Bill from Illinois Democrat seeks to bridge digital divide through free wifi in local parks

The new bill would tap the FCC and the Labor Department for greater broadband access and tech training programs in parks.
(Getty Images)

A Democratic congressman announced legislation this week that aims to use multiple federal government programs to bring broadband internet and computers to local parks across the country, bridging the digital divide in underserved communities by providing free internet services.

The Technology in the Parks Act of 2023, introduced by Rep. Danny Davis, D-Ill., aims to boost innovation, increase technology training and decrease inequality through multiple relevant internet programs.

“I believe that this legislation aligns with the nation’s commitment to fostering innovation, education, and community development,” Davis said in a statement. “This legislation, once passed, will contribute to building a more technologically inclusive society, ensuring that the benefits of advancements reach all corners of our community.”

The bill proposes an expansion of the Federal Communications Commission’s E-rates internet program to include local parks, which Davis said is key to bringing broadband access to outdoor community spaces, similar to the existing coverage for schools and libraries.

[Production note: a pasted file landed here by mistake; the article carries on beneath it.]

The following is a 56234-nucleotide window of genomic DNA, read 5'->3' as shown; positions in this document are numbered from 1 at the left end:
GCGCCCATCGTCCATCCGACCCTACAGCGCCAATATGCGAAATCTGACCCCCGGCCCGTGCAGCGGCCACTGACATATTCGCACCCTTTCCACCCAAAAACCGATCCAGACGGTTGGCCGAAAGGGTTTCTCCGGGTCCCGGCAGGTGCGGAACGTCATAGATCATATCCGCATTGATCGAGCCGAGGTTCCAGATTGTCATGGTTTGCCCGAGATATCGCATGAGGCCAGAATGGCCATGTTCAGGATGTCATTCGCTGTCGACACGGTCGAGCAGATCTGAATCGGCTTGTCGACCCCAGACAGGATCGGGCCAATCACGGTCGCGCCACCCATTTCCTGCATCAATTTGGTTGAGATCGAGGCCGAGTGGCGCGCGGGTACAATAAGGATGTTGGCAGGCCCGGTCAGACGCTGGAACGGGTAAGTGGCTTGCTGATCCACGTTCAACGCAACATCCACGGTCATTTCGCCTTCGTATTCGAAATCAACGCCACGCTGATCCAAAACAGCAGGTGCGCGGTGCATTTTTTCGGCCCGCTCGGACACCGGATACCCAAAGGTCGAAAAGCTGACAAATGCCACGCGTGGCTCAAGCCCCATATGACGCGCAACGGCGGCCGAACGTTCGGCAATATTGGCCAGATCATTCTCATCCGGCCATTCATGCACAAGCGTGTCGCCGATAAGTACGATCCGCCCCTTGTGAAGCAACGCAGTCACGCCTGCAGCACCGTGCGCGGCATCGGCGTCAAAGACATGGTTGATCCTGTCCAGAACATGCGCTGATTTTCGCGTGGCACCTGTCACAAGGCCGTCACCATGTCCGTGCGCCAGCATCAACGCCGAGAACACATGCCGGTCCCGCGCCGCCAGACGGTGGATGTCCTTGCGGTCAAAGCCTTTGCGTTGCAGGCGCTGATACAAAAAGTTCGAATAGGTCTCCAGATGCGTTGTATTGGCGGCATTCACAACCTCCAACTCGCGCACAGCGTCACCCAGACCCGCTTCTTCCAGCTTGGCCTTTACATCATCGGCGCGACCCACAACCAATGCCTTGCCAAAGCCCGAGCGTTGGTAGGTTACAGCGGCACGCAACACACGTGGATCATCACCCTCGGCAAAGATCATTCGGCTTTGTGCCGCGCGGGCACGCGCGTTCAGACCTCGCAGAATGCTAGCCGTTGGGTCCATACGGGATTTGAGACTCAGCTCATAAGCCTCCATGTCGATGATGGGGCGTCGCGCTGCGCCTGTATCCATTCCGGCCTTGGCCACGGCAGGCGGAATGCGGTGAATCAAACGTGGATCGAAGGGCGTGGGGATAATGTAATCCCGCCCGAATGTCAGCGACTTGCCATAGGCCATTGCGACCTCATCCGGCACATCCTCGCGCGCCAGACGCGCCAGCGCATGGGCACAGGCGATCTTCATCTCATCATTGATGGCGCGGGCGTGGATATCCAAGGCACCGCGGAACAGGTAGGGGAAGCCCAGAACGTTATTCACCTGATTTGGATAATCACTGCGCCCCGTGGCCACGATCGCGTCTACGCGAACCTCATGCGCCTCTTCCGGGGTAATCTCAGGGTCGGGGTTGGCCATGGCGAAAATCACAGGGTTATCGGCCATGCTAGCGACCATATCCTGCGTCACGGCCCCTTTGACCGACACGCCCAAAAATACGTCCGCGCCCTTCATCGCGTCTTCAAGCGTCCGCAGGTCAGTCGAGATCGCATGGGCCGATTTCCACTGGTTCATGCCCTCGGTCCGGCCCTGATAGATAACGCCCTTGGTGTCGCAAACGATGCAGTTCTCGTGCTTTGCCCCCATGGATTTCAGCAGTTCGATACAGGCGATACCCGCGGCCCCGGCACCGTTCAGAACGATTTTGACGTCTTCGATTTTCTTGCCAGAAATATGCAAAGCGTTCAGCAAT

The FCC’s E-rate program helps schools and libraries across the country gain access to affordable broadband internet and is the government’s largest educational technology program.

The legislation would include local parks in the U.S. General Services Computers for Learning Program, providing access to computer equipment that federal agencies have identified as excess property and enabling technological advancements and digital literacy in those areas.

The third piece of the legislation would require the Labor Department to establish a program to offer grants for technology training programs in local parks, supporting skill development and ensuring that local parks that host such programs are eligible for E-Rate support.

The legislation “is a crucial step in bridging the technological divide and promoting education and skill development in our communities,” Davis said. “By extending E-Rate support to local parks, we empower these spaces to become hubs for technology training, creating opportunities for skill acquisition in areas such as coding, cyber security, digital manufacturing, and more.”

Nihal Krishan

Written by Nihal Krishan

Nihal Krishan is a technology reporter for FedScoop. He came to the publication from The Washington Examiner where he was a Big Tech Reporter, and previously covered the tech industry at Mother Jones and Global Competition Review. In addition to tech policy, he has also covered national politics with a focus on the economy and campaign finance. His work has been published in the Boston Globe, USA TODAY, HuffPost, and the Arizona Republic, and he has appeared on NPR, SiriusXM, and PBS Arizona. Krishan is a graduate of Arizona State University’s Walter Cronkite School for Journalism. You can reach him at

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